One of the remarkable things that strikes visitors, especially foreigners, about India is the warmth of the people one encounters. Individuals think nothing about dropping everything and going out of their way to help you without any expectation of reciprocity. They even get embarrassed if you so much as thank them for their generosity.
An intriguing aspect of this trait for the wealthier Indians is that this big-heartedness extends to their acquaintances. You are introduced to someone at a party and the next minute they will invite you into their homes or agree to assist you with a problem you are facing. And, believe me, in India you are never far away from a bureaucratic hurdle that will be impossible to solve using the regular channels. There is always a shortcut around the obstacle, but is through a “friend” or a friend of a friend.
In the more impoverished sections of society, strangers will offer help strangers without any expectation of ever meeting again. They will do the good deed and simply walk away before one can acknowledge it. It is generalized reciprocity at work.
In this blog, I would like to reflect on the warmth of Indians through my memories of two friends, who unfortunately passed away this month. Their friendship enriched my life and will always remind me that in India, nothing is too much trouble.
In 1996, I was seeking to write a case for a retailing program I was launching at IMD. A colleague provided the lead to Foodworld, a supermarket. I reached India just as Foodworld was opening its first store. Pradipta Mohapatra happened to be the CEO of this initiative to pioneer modern style retailing in India.
At the outset over a couple of hours, he laid out the vision of what they were attempting to achieve with Foodworld. Then, he turned to me and said: Professor what do you think? He was expecting me to pass a judgment. I retorted, I am here as a case writer to learn, not as a professor to teach.
It was the start of a beautiful friendship. He was one of those rare managers who combined analytical ability with emotional intelligence at the highest levels. Following the case, Foodworld would become my first Indian consulting client.
Pradipta would visit Europe once a year and always call on me, first in Switzerland and later in London. What made him special is something we always encourage in our students – a thirst for life-long learning. His defining quality was curiosity. But, he was also a great teacher and mentor. I used to call on him whenever I required any information on India. His network was extensive and the feedback was within hours. It was through him that I rediscovered India and Indian business. He was responsible for my first board position as independent director for Zensar. Ultimately, we co-authored the book, India’s Global Powerhouses.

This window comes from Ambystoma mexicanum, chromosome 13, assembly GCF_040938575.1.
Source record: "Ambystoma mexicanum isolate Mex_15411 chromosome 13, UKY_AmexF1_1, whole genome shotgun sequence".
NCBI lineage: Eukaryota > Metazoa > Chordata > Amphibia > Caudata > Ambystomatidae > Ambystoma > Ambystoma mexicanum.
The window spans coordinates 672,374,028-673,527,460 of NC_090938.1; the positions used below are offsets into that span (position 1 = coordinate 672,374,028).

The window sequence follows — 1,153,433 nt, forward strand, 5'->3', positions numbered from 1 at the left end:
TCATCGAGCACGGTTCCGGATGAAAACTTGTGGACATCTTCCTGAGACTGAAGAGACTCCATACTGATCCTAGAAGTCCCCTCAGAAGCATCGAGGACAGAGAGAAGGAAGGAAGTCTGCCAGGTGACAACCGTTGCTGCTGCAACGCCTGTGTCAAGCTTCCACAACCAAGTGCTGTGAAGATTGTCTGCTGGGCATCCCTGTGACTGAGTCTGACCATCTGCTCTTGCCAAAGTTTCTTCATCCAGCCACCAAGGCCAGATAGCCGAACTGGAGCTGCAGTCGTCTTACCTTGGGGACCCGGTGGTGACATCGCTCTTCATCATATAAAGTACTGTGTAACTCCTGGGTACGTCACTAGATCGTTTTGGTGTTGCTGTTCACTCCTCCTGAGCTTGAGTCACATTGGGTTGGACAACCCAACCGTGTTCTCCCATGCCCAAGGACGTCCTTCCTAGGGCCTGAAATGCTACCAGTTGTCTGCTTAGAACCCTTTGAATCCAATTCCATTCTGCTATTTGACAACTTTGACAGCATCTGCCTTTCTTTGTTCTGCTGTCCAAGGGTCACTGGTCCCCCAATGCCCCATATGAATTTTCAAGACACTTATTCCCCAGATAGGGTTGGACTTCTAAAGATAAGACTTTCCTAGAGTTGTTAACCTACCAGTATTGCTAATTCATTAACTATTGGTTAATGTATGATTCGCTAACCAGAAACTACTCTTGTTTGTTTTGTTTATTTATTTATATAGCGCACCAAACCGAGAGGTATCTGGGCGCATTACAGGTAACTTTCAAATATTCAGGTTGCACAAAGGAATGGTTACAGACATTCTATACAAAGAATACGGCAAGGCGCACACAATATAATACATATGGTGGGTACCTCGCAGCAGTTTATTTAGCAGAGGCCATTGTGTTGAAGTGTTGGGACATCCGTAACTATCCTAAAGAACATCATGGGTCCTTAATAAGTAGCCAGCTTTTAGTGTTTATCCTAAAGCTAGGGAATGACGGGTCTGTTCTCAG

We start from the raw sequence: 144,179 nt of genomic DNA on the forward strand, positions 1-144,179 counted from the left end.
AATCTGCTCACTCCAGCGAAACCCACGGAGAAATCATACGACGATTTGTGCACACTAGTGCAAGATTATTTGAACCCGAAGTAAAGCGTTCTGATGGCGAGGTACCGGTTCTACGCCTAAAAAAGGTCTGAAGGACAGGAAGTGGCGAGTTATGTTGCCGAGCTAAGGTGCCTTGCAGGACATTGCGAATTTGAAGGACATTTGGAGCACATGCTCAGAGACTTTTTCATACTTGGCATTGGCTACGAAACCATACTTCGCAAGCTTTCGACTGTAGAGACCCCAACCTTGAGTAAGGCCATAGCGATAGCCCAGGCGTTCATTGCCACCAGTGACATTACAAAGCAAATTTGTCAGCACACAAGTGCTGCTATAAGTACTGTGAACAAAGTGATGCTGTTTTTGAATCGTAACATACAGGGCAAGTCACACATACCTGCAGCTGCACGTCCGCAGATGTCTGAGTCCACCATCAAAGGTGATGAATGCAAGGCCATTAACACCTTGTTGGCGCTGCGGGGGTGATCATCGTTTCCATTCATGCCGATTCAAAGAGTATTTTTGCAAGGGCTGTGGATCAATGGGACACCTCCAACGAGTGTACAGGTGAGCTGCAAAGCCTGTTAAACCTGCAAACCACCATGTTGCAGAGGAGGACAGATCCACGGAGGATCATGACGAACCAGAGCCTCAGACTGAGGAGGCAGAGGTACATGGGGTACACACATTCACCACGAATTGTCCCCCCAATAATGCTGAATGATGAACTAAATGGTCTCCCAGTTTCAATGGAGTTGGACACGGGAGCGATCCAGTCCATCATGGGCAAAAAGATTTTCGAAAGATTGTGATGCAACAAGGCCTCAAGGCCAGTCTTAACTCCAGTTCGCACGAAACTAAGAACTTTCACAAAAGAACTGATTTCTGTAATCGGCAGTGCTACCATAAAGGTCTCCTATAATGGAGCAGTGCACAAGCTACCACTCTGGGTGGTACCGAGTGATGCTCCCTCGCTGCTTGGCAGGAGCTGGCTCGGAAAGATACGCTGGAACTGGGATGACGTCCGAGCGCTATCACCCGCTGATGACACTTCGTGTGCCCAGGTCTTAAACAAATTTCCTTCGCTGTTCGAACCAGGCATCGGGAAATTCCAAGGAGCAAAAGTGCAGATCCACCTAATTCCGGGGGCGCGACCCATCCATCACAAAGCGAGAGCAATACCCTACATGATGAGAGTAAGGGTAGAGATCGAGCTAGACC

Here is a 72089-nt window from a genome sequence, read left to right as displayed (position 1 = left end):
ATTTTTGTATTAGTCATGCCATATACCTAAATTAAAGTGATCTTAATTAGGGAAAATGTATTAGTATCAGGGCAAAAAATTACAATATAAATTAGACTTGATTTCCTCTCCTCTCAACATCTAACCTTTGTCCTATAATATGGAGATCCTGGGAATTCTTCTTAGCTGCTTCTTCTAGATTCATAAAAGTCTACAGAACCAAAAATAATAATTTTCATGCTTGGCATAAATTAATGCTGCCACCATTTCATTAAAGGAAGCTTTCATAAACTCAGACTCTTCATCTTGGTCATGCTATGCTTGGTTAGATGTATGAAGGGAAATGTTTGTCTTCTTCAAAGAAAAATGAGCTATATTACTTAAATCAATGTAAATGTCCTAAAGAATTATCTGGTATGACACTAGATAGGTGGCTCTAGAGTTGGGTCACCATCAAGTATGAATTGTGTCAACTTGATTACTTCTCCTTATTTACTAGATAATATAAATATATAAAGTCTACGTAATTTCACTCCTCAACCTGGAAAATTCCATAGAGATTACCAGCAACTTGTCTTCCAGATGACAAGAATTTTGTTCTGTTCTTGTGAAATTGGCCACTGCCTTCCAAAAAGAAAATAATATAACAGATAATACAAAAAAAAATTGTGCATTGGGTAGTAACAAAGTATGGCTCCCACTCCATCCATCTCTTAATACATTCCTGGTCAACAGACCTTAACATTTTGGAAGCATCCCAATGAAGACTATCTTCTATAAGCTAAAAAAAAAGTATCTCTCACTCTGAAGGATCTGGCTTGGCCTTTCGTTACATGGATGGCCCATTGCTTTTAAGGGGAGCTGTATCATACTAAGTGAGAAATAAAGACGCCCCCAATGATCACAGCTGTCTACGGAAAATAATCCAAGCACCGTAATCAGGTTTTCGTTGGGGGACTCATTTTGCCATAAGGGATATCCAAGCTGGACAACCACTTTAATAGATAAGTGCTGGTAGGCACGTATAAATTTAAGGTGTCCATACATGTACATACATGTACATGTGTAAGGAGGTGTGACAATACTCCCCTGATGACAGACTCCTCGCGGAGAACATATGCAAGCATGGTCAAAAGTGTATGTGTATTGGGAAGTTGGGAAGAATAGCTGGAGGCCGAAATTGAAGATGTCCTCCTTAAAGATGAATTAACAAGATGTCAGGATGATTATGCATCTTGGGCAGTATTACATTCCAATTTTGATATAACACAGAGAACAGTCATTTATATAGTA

Pradipta and I shared a passion for art. Once Pradipta discovered this, I was the beneficiary of his large heartedness. On one of his trips to London, he left behind a classic M.F. Husain sketch of a horse that he brought in paper bag. It still adorns my apartment. Over the years, we exchanged several paintings of Rabindranath Tagore, Jamini Roy, and Sunayani Devi. Through him, I also learnt that Indians can’t swallow gifts. There is another M.F. Husain watercolour displayed in my Calcutta apartment that was a similar gift from him.
On moving to Mumbai in 2013, a mutual friend informed me that Howard Hodgkin spends three months a year in my apartment complex. Really! With David Hockney, I considered Howard to be the two greatest living British artists. An email introduction followed to Howard’s partner, Antony, and drinks were set up.
Over the years, I discovered that Howard had a deep affection for India. He believed it made him “see things differently” in his painting. Curious, I once enquired how he fell in love with India. Howard had a friend Robert Skelton, who I knew as a famous scholar of Indian art. They were fascinated by India, without ever having visited the country. Since neither was well off, they made a pact that if one of them got to India, he would help the other get there.
In the early sixties, Robert made it to Mumbai and invited Howard. Howard was assured that accommodation had been arranged for him. On arrival, Robert informed him that unfortunately, there was no place for him to stay. Undeterred, Howard Hodgkin spent his first night in India at Bombay’s famous railway station, Victoria Terminus. He just rolled out his sleeping mat on the platform.
As I recall, Howard told me that strangers would stop by at this curious sight of an Englishman sleeping on the platform. He was offered food, tea, and any assistance he needed. They were so kind. He was then a poor struggling artist, but it was the start of a lifelong romance with India that brought him annually to paint the indescribable light and colours of India.
About a week before he passed away, I ran into him in Mumbai. He was excited about the upcoming exhibition of his work at the National Portrait Gallery in London. I remarked how rare it is for a living artist to get a solo show at the National Portrait Gallery. I made it a point to return to London just in time to attend the opening. Alas, he died before that. Yet, at the brilliant opening of the exhibition entitled “Absent Friends”, he was everywhere.
Thank you Pradipta and Howard. RIP